Margie Gillis gets out the "ginches" at Harvard

by Mattie Kahn

Margie Gillis does not hesitate. We are seconds into her hour-and-a-half workshop Dancing from the Inside Out at the Harvard Dance Center, and Gillis is already moving. "We’re always dancing, whether it shows on the outside or not. Dance," she continues, "is just another part of the cinema of our lives." The walls of the center are lined with art and a new mobile, accompanied by a single embossed word: "ideas…" The word is a fitting introduction to the night's event, where Gillis is acquainting her audience with her creative beliefs.A master of modern dance, Gillis is not leading a class on technique or skill. Instead she’s exploring the field of dance she has helped pioneer—one that explores the connection between body and mind. Gillis was born in Canada but her career as a choreographer and performer has taken her across the globe.This night, it has taken her to Cambridge, and, quick to point out how fleeting an hour-and-a-half is, she doesn’t waste a moment. "I talk a lot in class," she warns a rapt group. "But hopefully when I’m gone you’ll hear your own mind chatter." Listening to oneself, to one’s urges, desires, fancies and feelings becomes a theme of the evening. Gillis espouses a theory of "universal vision," which she describes as a "looking open," at the world, instead of "out, up or down." She encourages us to take in everything that we see around us and react to it. She assures that we needn’t like everything, but we do need to see it all."Do what feels good." "Be enamored of what feels good." "Let it be there. Then, let it change." These are some of Gillis’ mantras, and she repeats them often throughout the night’s exercises, which range from the meditative to the wildly silly. We bang on our chests, dip into metaphoric cold showers, improvise often and stretch out today’s "ginches," Gillis' word for stress."Let the body talk," she instructs. It’s a lofty direction, but somehow the whole room manages to do so. Not every artist is a teacher, but Gillis excels at it, corralling the group into abandoning self-consciousness. When one participant struggles with an exercise, Gillis asks, "Are you doing it with your head or are you doing it with the sensations of your body? An entire person is dancing right now—a life, with a future, a history, a love. You have to shift out of being self-conscious. Give yourself the humanity that you’d like the world to have." The dancer moves a bit more, and changes under Gillis’ watchful eye."Yes," she says smiling. "There you go. You’ve got it."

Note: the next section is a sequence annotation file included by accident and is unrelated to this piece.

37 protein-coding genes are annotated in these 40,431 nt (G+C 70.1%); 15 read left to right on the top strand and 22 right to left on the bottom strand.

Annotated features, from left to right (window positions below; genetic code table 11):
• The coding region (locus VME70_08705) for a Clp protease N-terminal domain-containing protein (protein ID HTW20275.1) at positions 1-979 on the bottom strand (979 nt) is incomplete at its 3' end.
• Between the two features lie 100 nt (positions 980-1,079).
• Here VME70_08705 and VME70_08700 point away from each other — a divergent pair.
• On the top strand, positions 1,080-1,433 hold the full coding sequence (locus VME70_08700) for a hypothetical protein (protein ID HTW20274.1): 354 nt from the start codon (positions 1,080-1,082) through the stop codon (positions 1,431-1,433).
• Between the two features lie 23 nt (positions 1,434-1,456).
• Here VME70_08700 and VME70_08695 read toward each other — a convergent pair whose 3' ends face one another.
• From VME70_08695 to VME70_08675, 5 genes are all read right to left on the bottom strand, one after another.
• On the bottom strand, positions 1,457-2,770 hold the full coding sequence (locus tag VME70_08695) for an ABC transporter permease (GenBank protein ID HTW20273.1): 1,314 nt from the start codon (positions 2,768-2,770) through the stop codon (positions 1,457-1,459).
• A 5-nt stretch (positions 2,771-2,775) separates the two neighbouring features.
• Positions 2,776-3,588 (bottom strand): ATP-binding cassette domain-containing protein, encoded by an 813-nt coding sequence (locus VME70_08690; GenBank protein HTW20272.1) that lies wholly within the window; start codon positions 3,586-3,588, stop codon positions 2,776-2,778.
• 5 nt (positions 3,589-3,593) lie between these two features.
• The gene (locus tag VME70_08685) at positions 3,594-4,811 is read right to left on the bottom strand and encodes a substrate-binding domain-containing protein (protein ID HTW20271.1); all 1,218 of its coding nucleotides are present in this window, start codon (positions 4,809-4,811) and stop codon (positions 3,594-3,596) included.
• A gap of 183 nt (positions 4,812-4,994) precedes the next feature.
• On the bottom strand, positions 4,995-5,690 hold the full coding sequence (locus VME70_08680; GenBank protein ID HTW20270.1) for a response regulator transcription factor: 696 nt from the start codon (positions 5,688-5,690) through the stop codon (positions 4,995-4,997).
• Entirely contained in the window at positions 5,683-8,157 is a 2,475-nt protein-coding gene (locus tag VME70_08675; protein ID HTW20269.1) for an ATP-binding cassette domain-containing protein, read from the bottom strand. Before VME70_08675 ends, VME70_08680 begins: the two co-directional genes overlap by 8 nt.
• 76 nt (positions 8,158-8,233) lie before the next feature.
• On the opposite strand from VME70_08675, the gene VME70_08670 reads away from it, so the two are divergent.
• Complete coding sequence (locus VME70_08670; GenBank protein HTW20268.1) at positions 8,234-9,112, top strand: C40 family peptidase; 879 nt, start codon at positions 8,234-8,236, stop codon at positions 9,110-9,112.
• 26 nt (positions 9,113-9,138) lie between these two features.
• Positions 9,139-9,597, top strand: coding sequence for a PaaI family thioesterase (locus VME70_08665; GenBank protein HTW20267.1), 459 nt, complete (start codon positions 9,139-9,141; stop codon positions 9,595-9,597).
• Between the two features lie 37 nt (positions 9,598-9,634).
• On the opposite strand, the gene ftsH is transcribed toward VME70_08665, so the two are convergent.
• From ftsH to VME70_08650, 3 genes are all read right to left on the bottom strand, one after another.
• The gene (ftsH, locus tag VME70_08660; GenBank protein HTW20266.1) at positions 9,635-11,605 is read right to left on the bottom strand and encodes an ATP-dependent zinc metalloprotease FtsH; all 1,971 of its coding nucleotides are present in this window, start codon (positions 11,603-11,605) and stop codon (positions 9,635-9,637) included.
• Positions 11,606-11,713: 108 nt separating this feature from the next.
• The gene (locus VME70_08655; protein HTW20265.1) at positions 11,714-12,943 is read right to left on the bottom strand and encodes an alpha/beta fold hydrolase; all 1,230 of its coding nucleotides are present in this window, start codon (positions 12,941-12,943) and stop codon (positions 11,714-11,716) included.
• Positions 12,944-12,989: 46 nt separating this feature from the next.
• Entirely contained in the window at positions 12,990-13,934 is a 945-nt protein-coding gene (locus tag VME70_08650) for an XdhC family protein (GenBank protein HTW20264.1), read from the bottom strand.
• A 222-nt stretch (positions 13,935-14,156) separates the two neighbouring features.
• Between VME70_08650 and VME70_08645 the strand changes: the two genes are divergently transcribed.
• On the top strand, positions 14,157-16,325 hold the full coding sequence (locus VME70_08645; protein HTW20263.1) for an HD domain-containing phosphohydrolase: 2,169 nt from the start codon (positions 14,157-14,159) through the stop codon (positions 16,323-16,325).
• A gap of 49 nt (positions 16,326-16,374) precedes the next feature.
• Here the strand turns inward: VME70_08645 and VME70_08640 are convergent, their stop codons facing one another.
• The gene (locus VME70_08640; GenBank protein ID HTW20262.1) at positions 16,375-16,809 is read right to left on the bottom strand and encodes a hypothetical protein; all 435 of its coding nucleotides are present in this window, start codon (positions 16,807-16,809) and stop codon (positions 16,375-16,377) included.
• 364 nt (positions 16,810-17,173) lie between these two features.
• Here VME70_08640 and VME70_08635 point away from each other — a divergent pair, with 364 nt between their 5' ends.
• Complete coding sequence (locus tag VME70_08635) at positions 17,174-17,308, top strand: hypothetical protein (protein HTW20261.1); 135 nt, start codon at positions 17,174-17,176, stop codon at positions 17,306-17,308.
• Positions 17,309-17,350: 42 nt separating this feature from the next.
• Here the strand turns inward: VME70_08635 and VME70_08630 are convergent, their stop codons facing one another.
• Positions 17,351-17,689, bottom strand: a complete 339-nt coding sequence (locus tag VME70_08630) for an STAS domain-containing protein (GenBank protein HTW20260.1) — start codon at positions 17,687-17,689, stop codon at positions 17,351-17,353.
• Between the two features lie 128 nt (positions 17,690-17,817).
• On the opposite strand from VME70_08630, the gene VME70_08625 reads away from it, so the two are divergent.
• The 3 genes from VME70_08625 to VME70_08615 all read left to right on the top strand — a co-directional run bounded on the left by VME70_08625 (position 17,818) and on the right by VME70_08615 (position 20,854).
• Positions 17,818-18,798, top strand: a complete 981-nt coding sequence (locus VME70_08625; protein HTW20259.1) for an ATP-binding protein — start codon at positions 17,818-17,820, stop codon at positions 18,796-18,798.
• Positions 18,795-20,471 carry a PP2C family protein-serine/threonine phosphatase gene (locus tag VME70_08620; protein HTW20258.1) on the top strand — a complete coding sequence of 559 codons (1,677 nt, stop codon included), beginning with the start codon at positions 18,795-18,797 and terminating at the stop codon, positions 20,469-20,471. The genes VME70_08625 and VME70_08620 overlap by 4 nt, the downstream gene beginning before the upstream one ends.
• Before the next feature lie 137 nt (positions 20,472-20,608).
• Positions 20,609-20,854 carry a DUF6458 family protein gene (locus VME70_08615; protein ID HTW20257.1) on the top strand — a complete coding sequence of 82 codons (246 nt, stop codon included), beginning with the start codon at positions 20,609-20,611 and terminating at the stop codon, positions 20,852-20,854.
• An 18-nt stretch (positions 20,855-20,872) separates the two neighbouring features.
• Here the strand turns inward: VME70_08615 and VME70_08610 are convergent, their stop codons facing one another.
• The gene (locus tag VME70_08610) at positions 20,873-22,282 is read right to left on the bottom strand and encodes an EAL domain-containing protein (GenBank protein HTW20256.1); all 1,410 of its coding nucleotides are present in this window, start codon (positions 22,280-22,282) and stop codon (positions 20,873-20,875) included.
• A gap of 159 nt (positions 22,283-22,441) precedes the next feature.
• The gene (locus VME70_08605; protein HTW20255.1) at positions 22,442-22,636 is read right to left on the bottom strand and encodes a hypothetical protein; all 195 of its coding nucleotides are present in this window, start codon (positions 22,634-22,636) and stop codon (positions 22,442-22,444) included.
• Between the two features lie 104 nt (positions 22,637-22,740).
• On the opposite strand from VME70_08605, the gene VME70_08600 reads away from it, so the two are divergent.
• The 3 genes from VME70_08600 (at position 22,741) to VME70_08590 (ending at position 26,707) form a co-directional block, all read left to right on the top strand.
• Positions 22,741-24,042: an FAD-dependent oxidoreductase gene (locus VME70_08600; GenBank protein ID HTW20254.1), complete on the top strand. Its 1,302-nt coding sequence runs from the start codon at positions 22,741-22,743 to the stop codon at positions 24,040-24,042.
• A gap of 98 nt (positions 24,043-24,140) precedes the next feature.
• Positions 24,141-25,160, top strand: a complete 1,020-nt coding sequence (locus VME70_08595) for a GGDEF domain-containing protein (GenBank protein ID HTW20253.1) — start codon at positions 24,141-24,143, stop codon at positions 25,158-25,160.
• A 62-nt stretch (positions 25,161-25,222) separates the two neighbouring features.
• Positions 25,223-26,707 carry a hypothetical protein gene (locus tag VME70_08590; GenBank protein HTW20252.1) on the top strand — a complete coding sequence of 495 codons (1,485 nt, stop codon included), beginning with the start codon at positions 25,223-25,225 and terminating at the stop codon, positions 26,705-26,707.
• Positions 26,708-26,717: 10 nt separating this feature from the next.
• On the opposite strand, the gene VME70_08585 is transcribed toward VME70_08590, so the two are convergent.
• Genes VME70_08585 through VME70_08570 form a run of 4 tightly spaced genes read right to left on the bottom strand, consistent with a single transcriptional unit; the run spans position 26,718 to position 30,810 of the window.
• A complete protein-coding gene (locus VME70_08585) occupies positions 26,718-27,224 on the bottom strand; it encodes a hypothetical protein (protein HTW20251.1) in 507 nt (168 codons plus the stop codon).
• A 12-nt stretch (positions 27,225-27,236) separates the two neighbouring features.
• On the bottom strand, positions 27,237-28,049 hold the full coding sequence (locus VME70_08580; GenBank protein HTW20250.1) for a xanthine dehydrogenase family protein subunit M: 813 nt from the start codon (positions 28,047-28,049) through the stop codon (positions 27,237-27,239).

[Caption: Margie Gillis taught the workshop "Dancing from the Inside Out" Thursday, Oct. 6 at the Harvard Dance Center. Photo: Mattie Kahn]